eps or epx foam under slab

curtis Posted By curtis, Apr 2, 2013 at 8:35 PM

  1. Frozen Canuck

    Frozen Canuck
    Minister of Fire 2.
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    Dec 14, 2009
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    For sure Tom, I always enjoy threads of this sort.

    My grandkids should be able to live in what we now consider McMansions +4000 sq/ft & heat the thing with a little 20K btu boiler in the future. We are already close, <10 btu sq/ft is acheivable by many here now & those of us who are really working on it are looking 5 btu sq/ft square in the face now. 1 advance in window tech & we have it. As that is the largest loss.

    For them (grandkids) choosing a very high quality heating appliance will be important as with these low consumption/run times the unit is quite likely to last 3 times as long simply because it sits & waits for a call for heat for so much of it's life.

    Heck when we can get it down to 5 btu sq/ft here I think the heating industry (may) just switch over to a roof mount solar HW heating system & the fossil boiler will just be there for backup. Most homes have enough roof space to heat a home that only needs those numbers.

    Time will tell but we are close already.
     
    BoilerMan likes this.
  2. BoilerMan

    BoilerMan
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    FC, I enjoy these type of threads very much too! One of the good things the internet has brought us, collective minds and collective discussions from people from all over the world. I'm at 14btu/ft at -45F here, and I bu no means did a whole lot unconventional. Tried and true tech (DOW Tuff-R) and strapping over fiberglass (would use Roxul now). It kills me to hear of people burning 1,000+ gal of fuel and having to make payments year-round to the oil man. Ah well, great thread!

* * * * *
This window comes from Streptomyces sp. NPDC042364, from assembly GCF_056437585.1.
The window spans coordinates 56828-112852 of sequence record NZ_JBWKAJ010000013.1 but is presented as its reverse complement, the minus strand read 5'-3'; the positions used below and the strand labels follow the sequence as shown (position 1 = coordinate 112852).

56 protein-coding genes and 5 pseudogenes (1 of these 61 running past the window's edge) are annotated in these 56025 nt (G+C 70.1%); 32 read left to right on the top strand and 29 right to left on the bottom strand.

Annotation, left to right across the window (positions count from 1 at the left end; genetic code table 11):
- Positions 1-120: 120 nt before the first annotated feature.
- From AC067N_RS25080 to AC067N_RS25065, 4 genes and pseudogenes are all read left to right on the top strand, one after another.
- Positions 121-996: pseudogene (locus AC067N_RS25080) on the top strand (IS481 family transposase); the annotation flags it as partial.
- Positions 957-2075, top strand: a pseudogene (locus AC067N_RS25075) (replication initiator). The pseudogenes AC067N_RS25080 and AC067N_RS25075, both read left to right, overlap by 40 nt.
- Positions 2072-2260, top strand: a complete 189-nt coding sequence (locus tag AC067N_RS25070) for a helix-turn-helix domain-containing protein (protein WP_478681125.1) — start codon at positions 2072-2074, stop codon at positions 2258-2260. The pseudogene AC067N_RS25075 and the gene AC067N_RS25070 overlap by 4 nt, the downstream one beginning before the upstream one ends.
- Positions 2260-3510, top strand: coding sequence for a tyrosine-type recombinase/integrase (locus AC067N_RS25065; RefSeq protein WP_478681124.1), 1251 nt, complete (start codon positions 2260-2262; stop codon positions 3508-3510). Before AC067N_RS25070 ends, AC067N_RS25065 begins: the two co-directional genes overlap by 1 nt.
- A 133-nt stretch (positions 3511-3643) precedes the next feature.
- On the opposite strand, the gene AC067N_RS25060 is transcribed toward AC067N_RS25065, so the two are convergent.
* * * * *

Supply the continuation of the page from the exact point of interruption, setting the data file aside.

TS
     
  3. Frozen Canuck

    Frozen Canuck
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    Dec 14, 2009
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    For sure BM. I have always believed that adding insulation, even poorly done had a better ROI than any heating system. Felt like a voice in the wilderness through the 60's to 90's, not so much anymore. Now lots of folks are getting REAL about saving energy & money. That's good keeps old dogs like me on top of our toes so to speak. Current with new tech.
     
  4. Floydian

    Floydian
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    This was just posted today-seems relevant to some of the discussion in this thread.

    http://www.greenbuildingadvisor.com/blogs/dept/musings/all-about-thermal-mass

    I am sure some lively debate will follow in the coming days in the "comments" at the bottom of the page. I am curious how the Passivhaus folks will respond as super(duper) insulating+solar gain+thermal mass(how much?) is a important part of achieving the ridiculously low Passivhaus standard of 4.75 kbtu/sq ft/year.

    As far as low heat loads,

    Here http://www.greenbuildingadvisor.com/blogs/dept/green-building-news/striving-passivhaus-affordability is an example of a Passivhaus that beats the standard by a margin. At 3.1 kbtu/sq ft/yr (heating) for a 1600 sq ft house, that is a whopping 5 MM btus/yr in a 7300 HDD climate. Simple heating systems, very low energy demand for the life of the building and comfort is a given.
    Honestly I don't care about some certification, I care about performance and this is about as good as it gets. Now for someone building their own house and committed to burning wood, I think building to Passivhaus standard is overkill. If someone is hiring out the building of a new house and is not interested in the commitment to burning wood, Passivhaus or near passivhaus starts to make a lot of sense.

    I really like the "Pretty Good House" approach: http://www.greenbuildingadvisor.com/blogs/dept/guest-blogs/pretty-good-house

    Noah
     
  5. heaterman

    heaterman
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    Oct 16, 2007
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    At the energy conference in Austria there were a number of manufacturers with boilers (pellet only) that fired well below 10,000btu. Can you imagine buying only a ton or two for an entire years worth of heat and hot water?

    Getting back to the original posters question.........I've used both with good results. The density of the product is the main concern as far as holding up goes. Lately we've been buying an EPS product that has a poly type scrim on one side and an aluminum scrim on the other. Very resistant to moisture because the only area exposed is the edge of the panel. I can even order it with bug killer impressed right in the foam.
     

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